Jonathan Miller is, after all, 75. His hair is white. His face is lined. His eyes are rheumy. He has, he tells me, been reading "a rather important book called The Great Chain of Being", which he first read 30 years ago, and has been "amazed and disconcerted" by how much he'd forgotten. He's also been reading an American novelist "called Anne Taylor". Does he mean Tyler? Yes, he does. Isn't she wonderful? "Yes," he says. "She's an exponent of – it's a theme that will run all through this talk – she's an exponent of the negligible detail". All through "this talk"? I thought we were having a conversation.
But Miller is in mid-flow now, on the "negligible detail", on how it's the essence of directing, on how it was what he was fascinated by when he first went into medicine, with a view to doing neurology, on how he has been influenced by the philosopher John Searle, who writes about the nature of intention, and by the philosopher Brian O'Shaughnessy, who writes about actions he calls "sub-intentional". It's all very interesting, but it is a little bit hard to get a word in edge-ways. So is there, I attempt, any way in which, at 75, he's a less good director than when he was younger?
Miller looks surprised. "I don't think so. I find that what happens is that I've seen so much. You notice more and more, and you have a great reservoir of recalled observations." And does he, I ask, looking at the piles of books, even in the kitchen, read much poetry? "Not very much," he says. "There are certain poems I like very much. A lot of modern poetry I simply don't understand." What? "Jonathan Miller has gaps in reading" shock horror? "My reading," he says, "is extremely patchy. I'm not this voluminously literate person, which is what I'm often described as being. It's just that, compared to many people in the theatre, who don't read very much, or what they read is so commonplace..." He tails off, but then decides to read me a poem. It's called "A Considerable Speck" and it's by Robert Frost. He reads in a firm, professorial voice. And yes, the poem turns out to be about his favourite thing, the "negligible detail".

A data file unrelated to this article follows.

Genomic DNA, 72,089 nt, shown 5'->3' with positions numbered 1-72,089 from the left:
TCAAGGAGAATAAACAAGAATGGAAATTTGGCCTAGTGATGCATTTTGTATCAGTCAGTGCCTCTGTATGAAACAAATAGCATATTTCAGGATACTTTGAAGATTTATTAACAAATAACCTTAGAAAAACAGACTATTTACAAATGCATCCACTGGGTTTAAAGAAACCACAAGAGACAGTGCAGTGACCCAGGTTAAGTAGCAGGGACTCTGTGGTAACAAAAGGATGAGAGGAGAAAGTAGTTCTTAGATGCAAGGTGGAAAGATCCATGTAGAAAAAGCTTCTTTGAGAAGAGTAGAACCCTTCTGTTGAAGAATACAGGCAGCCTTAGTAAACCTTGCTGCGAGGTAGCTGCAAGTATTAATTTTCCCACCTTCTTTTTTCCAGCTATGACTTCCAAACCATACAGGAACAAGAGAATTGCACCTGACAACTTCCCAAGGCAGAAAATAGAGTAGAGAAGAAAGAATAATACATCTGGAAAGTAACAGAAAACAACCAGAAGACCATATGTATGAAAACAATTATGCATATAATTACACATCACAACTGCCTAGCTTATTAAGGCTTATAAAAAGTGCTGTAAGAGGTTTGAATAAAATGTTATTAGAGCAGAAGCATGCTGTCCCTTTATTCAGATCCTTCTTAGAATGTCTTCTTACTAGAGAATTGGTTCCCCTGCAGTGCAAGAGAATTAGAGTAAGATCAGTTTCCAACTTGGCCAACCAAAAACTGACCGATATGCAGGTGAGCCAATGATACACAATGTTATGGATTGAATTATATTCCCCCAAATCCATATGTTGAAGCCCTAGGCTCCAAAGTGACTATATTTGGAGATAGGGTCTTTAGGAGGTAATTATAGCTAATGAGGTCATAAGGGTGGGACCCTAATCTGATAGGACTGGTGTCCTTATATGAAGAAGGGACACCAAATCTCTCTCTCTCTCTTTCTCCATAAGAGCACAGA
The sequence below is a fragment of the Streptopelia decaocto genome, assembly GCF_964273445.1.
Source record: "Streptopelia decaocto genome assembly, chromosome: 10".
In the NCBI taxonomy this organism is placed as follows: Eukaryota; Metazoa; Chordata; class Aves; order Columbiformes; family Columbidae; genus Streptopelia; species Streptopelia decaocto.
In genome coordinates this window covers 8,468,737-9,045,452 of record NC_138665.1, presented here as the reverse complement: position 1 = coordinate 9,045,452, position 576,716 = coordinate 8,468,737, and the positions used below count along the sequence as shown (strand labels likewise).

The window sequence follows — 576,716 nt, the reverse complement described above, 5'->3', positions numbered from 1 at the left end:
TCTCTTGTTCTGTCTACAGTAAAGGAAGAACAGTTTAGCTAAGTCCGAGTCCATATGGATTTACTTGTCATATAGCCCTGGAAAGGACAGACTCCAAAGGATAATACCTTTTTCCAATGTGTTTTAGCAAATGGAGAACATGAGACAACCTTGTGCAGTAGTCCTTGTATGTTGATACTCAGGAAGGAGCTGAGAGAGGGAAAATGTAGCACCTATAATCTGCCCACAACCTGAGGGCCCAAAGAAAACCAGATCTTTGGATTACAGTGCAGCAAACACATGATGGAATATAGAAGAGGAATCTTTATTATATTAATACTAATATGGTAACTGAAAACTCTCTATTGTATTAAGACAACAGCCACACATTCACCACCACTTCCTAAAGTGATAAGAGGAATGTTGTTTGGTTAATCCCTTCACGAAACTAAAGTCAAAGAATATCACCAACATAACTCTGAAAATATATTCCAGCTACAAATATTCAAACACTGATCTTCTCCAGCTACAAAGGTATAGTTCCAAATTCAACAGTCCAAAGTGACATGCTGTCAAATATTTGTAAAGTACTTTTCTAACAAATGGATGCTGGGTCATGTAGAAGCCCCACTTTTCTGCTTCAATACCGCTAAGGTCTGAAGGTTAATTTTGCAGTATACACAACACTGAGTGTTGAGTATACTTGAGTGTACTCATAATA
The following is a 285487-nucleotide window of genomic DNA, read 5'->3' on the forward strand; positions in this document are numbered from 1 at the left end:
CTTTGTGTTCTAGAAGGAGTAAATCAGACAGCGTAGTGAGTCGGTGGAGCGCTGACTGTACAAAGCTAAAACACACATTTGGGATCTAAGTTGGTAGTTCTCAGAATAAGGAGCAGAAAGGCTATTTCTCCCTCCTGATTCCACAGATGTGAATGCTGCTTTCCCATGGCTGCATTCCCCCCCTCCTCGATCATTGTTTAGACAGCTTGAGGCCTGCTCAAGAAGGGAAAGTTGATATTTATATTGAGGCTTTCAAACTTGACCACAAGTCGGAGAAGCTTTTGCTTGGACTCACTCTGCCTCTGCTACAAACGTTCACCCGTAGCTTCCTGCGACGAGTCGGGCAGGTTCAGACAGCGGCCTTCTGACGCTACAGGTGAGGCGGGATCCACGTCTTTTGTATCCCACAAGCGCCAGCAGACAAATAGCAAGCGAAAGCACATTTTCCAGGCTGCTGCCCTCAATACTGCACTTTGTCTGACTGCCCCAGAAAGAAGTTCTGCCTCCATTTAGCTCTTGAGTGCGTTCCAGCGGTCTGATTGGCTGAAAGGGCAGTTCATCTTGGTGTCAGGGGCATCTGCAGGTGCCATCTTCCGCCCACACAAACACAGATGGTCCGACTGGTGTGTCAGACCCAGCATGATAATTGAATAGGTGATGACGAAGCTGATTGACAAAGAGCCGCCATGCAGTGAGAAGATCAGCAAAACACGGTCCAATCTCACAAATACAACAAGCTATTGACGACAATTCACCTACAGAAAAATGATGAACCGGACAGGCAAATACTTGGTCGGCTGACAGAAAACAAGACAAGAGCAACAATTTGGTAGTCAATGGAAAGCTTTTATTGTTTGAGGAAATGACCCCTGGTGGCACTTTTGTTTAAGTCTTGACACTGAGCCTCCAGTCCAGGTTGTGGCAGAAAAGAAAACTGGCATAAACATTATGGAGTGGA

"I had an ambition," he tells me, "or determination at least, to become a research neurologist, because I was interested in behaviour and perception and language, and all the other things I've done have been unsolicited invitations." His career, in other words, has been entirely accidental. While reading medicine at Cambridge, he got involved in Footlights. The result, in 1960 (after he had qualified as a doctor), was Beyond the Fringe, which also launched the careers of Alan Bennett, Peter Cook and Dudley Moore. The rest, as anyone over the age of 35 knows, is history, or at least a certain kind of middle-class history. Miller was asked to direct a play, and then do some adaptations for telly, and then (in spite of not reading a note of music) direct an opera, and then direct Shakespeare for telly, and then present TV series on madness and states of mind, and the Renaissance man, darling of the intelligentsia, was born.
"It seems to me," he says, "that I keep on noticing these negligible specks, which turn into considerable specks, and that's all that ever really prompts me. Obviously, I'm delighted if it's well received, but I don't even know what counts as being well received. There are a lot of your colleagues, for example, who disparage the work I do." Oh dear. My "colleagues" again. But why, when he's apparently so confident, does it upset him so much?